3. More sick days from county residents struck down with food-borne illness due to germ-laden reusable grocery bags.



    4. Increased global warming emissions due to the importing of made-in-China reusable bags, made with coal-fired electricity at Laogai forced labor camps, over made-in-America plastic or paper bags.


    And remember that this would affect all retailers, not just grocery stores. T-shirts at Old Navy, a new Ipad and accessories from the Apple store, CD’s from Best Buy- all bagless.

    Maybe even the protective plastic that they put over your dry cleaning. What about farmer’s markets? No more plastic bags for your fresh fruit purchases?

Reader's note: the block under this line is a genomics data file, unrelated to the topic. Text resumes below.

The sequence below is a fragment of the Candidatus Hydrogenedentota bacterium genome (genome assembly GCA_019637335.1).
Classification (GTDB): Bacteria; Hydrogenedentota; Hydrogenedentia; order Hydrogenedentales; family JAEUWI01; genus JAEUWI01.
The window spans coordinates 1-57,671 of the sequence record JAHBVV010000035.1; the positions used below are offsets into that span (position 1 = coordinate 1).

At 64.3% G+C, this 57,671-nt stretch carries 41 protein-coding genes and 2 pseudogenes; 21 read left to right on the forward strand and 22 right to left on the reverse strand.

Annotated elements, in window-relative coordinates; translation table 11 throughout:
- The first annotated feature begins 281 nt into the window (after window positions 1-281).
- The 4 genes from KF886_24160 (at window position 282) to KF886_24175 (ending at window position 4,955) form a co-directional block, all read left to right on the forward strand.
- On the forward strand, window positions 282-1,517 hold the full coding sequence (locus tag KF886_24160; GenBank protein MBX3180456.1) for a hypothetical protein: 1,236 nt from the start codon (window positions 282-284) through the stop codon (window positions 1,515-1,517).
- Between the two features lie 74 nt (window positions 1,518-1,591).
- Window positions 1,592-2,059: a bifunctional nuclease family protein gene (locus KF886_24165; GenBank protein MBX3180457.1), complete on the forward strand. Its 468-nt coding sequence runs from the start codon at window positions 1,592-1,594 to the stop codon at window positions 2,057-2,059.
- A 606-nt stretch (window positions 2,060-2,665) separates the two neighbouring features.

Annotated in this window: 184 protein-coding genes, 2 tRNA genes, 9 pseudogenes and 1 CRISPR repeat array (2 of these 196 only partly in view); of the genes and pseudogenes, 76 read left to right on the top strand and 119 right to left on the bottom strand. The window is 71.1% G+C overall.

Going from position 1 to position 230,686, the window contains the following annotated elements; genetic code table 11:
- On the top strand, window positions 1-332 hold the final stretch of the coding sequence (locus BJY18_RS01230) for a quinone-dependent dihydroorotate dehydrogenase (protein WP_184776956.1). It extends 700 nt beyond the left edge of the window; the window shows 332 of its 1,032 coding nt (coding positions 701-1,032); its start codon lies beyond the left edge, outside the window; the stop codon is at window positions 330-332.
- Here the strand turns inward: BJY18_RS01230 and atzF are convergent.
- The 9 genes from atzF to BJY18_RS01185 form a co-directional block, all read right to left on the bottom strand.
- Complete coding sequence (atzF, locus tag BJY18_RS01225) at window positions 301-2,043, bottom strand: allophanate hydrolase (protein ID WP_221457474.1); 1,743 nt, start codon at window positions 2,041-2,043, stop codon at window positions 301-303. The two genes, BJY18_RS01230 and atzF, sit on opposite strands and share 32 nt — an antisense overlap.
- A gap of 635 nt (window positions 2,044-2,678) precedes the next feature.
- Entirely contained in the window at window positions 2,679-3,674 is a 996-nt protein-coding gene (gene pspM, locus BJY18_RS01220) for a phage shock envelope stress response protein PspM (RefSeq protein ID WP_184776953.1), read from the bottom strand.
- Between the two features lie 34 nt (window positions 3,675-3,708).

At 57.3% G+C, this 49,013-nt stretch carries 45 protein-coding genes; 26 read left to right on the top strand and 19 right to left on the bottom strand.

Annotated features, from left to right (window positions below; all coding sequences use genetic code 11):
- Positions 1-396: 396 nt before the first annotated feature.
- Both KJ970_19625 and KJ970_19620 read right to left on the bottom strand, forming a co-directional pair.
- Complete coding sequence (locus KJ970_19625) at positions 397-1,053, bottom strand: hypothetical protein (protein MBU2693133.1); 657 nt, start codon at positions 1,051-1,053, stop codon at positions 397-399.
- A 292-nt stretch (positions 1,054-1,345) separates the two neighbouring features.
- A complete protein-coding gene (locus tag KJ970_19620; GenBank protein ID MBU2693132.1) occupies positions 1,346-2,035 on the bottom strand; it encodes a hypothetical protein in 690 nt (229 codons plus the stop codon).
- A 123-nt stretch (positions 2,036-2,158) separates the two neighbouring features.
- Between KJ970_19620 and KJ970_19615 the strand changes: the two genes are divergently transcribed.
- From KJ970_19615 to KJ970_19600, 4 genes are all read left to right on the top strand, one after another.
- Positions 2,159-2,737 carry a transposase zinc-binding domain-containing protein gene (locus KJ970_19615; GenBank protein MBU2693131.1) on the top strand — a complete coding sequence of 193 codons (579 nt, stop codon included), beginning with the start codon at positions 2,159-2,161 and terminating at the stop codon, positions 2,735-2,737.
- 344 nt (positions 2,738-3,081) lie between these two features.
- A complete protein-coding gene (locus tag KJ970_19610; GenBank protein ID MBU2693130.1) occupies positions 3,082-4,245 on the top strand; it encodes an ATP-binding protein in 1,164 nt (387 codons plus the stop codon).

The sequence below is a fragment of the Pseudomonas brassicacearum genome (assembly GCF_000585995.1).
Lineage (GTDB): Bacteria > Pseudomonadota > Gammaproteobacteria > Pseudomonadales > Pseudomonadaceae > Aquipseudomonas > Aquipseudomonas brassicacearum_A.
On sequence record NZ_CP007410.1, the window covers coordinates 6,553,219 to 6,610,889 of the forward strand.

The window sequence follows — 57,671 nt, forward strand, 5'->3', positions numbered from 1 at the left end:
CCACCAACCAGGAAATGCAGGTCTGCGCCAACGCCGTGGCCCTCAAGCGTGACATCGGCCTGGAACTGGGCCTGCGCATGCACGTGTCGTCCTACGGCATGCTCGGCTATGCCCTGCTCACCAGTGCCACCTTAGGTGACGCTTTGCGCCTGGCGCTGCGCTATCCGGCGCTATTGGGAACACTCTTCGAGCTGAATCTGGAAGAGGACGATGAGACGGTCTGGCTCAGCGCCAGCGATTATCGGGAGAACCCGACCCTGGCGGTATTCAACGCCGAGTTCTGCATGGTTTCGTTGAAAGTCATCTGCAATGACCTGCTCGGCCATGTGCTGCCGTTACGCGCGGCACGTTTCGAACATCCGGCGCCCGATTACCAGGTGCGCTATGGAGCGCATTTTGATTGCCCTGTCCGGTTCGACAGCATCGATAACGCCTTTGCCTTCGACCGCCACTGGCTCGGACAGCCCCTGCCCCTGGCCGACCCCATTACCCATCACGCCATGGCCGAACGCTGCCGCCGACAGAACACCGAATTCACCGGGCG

And what about the anti-theft control function that branded bags ONLY given out at the register play? Increased anti-theft costs for retailers.

    This sounds like another knee-jerk reaction without full consideration of the unintended (or maybe they are intended) consequences.

  4. Canthisbe says:

    Why not ban bags altogether? If you had to limit your grocery shopping to what you could carry in your bare hands, we would all eat less and lose weight. If we weighed less, it would take less gas for our cars to move us around. By using less gas, we’d save the World!!!! Who could be against saving the World!??!

  5. Mark Epstein says:

    As a person who has already chosen to use canvas bags when shopping, I am content to allow my neighbors to do as their conscience tells them and to make their own arrangements with their grocer.